Ole & Steen will reconsider outlet expansion at the end of this year, having focused on streamlining in-store operations across its UK estate.

The Danish bakery and café, which also operates 26 sites in the UK and five stores in the US, made a DKK 182m (£20.6m) loss in 2023. 

Group CEO Joachim Knudsen, who joined the business in January, tells MCA, “We don’t see opening new stores during 2024, although if the right opportunity arrives, we will. Otherwise, our focus is really on driving organic growth in our existing stores.”

“We don’t have anything in the pipeline for 2025 as of yet, but that’s something we will look at the back end of the year.”

Further down the line, Knudsen still sees “much more potential to grow” in Greater London. 

This year, the brand is honing its in-store operations, enhancing digital engagement, and focusing on talent development.

“We have launched new features on our app, we are ensuring that we have the right people to lead our stores and focusing on delivering the highest quality of bread, pastries, and cakes to our customers in the UK,” he explains.

A significant aspect of Ole & Steen’s UK strategy in 2024 involves refreshing stores to emphasise the brand’s Danish roots.

“We have undertaken a refresh of half of our London estate, highlighting the ‘Danish-ness’ of the business and our commitment to artisanal bakery methods.”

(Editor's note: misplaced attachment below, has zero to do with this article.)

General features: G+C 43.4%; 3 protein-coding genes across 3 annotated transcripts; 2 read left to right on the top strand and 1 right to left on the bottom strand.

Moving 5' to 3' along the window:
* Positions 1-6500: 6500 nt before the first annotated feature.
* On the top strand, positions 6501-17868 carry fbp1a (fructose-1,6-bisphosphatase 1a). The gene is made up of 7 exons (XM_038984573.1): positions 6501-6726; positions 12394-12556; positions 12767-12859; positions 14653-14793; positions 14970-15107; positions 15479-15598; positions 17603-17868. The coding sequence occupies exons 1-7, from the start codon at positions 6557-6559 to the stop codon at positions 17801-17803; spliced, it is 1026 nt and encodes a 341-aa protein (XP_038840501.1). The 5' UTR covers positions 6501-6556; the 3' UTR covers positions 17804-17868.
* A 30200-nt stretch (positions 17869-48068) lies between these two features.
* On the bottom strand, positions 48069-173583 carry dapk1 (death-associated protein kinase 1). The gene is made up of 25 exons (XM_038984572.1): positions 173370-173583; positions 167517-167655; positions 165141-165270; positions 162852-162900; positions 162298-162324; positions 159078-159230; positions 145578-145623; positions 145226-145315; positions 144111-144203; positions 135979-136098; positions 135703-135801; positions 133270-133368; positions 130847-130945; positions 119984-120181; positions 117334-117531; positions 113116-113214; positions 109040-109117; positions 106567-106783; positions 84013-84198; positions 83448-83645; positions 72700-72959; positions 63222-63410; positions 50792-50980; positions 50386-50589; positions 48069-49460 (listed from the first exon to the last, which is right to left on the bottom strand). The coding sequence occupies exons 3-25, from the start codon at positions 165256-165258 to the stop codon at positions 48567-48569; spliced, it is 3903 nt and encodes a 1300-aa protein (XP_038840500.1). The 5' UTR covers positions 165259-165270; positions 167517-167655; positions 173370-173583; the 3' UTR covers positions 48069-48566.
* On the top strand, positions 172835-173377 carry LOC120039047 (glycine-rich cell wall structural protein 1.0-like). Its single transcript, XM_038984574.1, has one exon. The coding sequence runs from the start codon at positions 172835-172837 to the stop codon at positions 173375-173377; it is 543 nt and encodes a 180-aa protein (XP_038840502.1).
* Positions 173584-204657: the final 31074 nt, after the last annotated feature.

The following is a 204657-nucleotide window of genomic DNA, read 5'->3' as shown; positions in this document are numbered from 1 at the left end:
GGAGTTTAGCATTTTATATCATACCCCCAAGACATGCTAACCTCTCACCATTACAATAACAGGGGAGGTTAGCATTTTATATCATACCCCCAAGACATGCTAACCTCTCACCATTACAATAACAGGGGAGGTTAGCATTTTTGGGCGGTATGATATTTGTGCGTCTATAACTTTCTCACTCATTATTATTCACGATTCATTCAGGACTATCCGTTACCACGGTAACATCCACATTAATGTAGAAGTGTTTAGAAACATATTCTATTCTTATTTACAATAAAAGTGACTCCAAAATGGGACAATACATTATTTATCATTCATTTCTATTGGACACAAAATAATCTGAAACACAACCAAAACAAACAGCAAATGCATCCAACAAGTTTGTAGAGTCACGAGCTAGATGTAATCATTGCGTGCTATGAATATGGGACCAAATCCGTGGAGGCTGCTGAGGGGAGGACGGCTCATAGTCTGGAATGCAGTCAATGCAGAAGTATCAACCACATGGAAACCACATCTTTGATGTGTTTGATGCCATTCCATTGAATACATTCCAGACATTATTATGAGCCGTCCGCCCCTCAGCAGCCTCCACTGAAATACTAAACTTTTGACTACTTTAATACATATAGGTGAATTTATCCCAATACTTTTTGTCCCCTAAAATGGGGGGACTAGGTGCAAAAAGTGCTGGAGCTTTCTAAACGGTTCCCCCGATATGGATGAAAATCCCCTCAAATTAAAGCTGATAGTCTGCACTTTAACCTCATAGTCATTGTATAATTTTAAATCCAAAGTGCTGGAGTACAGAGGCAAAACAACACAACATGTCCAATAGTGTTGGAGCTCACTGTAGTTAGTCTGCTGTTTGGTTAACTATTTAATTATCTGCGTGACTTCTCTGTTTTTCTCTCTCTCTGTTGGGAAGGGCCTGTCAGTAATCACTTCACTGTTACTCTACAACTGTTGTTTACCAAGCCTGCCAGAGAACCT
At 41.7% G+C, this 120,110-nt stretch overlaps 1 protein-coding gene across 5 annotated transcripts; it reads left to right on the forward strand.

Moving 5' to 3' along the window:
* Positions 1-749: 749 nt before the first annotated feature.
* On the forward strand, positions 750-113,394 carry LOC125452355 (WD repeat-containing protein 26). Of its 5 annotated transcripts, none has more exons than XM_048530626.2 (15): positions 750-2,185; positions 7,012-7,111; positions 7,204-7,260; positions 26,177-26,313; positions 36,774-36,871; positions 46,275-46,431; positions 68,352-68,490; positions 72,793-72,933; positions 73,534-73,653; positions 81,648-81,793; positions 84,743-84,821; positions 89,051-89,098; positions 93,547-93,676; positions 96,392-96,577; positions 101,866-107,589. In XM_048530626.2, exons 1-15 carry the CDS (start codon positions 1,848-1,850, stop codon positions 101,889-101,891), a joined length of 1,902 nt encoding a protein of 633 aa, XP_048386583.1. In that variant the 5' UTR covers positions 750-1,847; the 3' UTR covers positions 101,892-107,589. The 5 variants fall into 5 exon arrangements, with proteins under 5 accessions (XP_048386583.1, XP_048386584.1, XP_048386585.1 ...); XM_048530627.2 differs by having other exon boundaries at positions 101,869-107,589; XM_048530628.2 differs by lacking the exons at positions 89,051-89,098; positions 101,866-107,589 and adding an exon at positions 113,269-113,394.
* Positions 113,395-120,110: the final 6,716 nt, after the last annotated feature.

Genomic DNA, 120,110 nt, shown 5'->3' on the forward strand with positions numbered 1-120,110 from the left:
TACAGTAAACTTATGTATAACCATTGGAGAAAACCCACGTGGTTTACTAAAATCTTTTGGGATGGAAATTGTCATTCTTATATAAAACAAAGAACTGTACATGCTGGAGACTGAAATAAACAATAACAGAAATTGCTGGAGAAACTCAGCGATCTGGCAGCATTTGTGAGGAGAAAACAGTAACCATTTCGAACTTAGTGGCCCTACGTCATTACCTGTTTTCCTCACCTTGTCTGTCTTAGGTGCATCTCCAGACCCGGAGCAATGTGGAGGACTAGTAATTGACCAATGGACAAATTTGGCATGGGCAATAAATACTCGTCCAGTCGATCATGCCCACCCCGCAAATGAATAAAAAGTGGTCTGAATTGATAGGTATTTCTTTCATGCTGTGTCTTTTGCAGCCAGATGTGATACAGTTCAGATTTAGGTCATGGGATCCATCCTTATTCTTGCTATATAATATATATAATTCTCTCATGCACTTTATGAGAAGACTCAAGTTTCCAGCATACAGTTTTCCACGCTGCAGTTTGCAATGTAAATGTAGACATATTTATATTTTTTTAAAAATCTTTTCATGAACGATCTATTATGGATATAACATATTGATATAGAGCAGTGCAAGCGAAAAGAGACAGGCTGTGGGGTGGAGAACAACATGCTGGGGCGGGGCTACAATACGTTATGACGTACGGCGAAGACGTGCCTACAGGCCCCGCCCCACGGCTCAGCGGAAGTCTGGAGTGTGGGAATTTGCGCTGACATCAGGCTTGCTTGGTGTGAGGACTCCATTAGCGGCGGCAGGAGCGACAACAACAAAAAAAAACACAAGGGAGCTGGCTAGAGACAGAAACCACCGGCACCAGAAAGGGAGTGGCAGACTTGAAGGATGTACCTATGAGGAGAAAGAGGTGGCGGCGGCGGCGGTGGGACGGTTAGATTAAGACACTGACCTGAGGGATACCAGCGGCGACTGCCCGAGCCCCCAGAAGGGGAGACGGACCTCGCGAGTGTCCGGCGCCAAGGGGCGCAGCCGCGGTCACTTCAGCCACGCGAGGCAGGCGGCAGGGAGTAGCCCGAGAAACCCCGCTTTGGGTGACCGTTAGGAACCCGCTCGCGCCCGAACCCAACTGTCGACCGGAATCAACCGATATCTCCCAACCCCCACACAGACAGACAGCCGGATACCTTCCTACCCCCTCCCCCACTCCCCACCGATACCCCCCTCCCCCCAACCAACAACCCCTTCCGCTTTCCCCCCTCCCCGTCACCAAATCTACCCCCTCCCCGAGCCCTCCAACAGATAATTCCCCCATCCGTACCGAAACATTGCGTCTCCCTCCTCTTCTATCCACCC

This effort includes educating customers about the cultural heritage of Danish rye bread and showcasing a premium product.

Ole & Steen Chia Rye (2)

“There is an ongoing education around the product, and it is about really showcasing what the Danish bakery is. In the UK, it will always be a focus of ours to help the citizens of London understand the quality of our products, and that is done through fresh, good-looking stalls, excellent hospitality, and the wonderful products we sell to our customers.

“We understand that there are differences between doing business in Denmark and doing business in the UK. But we still believe that our products are meaningful for our British customers.

“It is imperative that we display our products in the most appealing way to our customers. That goes very much hand-in-hand with how we have refreshed our stores this year.”

Knudsen said that an approximately 20% reduction in financial losses indicates progress amidst challenging conditions, where the post-pandemic landscape and inflationary pressures have posed significant challenges for the brand.

“The first quarter of 2024 was a challenging trading environment, and we’ve seen optimism coming back into Q2, in terms of our performance in our stores.

“Currently, we’re quite optimistic -we think that the second-half year will be better than the first half, in terms of managing the cost base, but also driving organic growth.”